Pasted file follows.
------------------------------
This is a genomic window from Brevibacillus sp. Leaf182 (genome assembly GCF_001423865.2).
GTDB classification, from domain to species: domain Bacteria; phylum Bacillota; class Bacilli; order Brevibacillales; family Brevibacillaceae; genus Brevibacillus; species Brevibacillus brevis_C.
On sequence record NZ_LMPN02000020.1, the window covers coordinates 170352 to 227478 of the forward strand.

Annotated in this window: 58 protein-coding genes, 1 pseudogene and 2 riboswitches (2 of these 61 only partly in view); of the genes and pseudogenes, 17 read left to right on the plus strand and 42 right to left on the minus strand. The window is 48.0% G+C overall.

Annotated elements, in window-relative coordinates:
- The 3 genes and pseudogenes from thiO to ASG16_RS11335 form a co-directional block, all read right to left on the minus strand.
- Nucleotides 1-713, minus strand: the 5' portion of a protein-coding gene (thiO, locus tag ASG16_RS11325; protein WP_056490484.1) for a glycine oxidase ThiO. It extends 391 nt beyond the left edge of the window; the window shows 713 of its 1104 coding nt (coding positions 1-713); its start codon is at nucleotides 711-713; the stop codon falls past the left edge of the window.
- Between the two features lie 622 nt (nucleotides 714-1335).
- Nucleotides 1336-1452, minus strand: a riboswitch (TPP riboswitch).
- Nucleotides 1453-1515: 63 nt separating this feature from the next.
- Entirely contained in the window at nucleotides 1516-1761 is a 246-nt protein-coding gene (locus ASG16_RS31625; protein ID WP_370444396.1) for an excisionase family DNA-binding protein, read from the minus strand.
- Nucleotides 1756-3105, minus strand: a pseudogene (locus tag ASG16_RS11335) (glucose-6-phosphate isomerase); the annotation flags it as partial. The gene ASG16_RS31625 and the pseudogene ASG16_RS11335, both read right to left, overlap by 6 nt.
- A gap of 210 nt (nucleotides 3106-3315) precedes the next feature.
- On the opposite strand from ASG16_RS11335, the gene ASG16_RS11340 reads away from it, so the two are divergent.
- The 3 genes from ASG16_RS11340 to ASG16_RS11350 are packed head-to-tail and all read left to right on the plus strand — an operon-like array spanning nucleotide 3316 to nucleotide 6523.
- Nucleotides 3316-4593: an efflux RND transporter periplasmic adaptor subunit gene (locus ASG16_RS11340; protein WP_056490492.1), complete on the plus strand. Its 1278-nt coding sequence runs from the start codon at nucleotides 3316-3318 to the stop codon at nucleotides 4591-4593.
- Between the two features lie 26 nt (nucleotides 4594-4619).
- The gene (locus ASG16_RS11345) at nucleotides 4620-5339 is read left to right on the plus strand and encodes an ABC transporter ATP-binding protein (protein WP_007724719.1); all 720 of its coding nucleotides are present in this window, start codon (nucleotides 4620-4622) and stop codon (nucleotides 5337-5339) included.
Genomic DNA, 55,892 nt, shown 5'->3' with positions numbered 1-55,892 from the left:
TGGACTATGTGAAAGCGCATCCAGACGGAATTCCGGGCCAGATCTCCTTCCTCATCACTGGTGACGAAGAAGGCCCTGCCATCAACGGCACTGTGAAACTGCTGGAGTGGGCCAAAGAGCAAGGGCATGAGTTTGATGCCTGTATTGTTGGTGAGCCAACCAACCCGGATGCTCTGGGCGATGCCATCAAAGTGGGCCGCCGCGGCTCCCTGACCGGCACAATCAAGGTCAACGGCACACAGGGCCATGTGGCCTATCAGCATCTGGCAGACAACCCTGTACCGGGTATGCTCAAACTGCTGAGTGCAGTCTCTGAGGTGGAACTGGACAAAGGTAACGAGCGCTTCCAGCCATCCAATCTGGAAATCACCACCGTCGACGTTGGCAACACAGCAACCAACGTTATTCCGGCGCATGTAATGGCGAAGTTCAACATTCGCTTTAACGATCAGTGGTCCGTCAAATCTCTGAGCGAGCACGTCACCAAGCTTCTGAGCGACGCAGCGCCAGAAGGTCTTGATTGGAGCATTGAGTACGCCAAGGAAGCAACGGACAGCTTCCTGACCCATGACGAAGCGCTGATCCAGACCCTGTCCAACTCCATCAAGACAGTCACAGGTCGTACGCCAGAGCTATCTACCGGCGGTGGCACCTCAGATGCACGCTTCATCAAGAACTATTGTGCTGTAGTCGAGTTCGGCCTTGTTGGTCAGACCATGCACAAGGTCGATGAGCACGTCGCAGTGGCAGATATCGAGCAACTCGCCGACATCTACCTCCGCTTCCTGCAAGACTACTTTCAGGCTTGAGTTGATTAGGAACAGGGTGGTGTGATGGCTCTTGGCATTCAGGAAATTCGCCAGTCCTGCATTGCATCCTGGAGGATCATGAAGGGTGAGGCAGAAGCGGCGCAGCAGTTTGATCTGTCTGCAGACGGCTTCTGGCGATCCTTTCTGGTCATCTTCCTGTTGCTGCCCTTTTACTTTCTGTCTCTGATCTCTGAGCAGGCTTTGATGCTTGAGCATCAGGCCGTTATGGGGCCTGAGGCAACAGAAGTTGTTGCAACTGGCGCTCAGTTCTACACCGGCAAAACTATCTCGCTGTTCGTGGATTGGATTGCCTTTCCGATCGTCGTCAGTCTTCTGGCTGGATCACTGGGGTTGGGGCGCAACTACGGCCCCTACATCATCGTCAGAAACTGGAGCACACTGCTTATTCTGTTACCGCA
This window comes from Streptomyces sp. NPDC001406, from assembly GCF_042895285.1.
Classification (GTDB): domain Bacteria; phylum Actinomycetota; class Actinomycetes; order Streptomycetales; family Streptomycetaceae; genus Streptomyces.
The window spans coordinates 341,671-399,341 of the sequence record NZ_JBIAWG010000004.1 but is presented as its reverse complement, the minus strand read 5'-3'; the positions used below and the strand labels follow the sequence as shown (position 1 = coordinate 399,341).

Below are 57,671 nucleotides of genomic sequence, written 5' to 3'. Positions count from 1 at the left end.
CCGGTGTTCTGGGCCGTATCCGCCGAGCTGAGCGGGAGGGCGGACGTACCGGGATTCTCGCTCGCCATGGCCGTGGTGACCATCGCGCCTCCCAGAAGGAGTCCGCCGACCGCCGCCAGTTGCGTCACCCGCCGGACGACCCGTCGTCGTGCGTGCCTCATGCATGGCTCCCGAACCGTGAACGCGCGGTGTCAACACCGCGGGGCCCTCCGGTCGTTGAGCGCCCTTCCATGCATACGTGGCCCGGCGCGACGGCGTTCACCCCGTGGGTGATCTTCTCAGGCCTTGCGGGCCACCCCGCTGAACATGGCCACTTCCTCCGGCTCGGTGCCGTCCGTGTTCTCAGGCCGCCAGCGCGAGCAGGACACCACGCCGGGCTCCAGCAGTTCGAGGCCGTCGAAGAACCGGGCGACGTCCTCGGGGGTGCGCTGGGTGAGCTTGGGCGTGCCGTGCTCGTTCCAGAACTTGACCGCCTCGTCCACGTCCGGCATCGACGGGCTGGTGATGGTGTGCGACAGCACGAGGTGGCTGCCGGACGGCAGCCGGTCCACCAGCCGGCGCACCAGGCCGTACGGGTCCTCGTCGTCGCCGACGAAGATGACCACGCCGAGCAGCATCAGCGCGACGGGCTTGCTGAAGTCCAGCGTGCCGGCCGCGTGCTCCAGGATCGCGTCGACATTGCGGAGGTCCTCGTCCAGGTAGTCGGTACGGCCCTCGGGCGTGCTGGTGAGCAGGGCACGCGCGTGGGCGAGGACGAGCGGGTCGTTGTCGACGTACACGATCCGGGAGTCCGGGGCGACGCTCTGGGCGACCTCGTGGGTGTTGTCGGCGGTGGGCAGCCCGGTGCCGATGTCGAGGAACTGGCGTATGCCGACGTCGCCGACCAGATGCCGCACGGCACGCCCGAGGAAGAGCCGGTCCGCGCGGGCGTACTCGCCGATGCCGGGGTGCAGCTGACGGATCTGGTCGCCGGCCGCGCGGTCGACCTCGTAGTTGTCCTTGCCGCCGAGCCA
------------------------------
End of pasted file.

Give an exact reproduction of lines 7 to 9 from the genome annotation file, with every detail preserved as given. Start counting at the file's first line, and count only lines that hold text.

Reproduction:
- Nucleotides 1-713, minus strand: the 5' portion of a protein-coding gene (thiO, locus tag ASG16_RS11325; protein WP_056490484.1) for a glycine oxidase ThiO. It extends 391 nt beyond the left edge of the window; the window shows 713 of its 1104 coding nt (coding positions 1-713); its start codon is at nucleotides 711-713; the stop codon falls past the left edge of the window.
- Between the two features lie 622 nt (nucleotides 714-1335).
- Nucleotides 1336-1452, minus strand: a riboswitch (TPP riboswitch).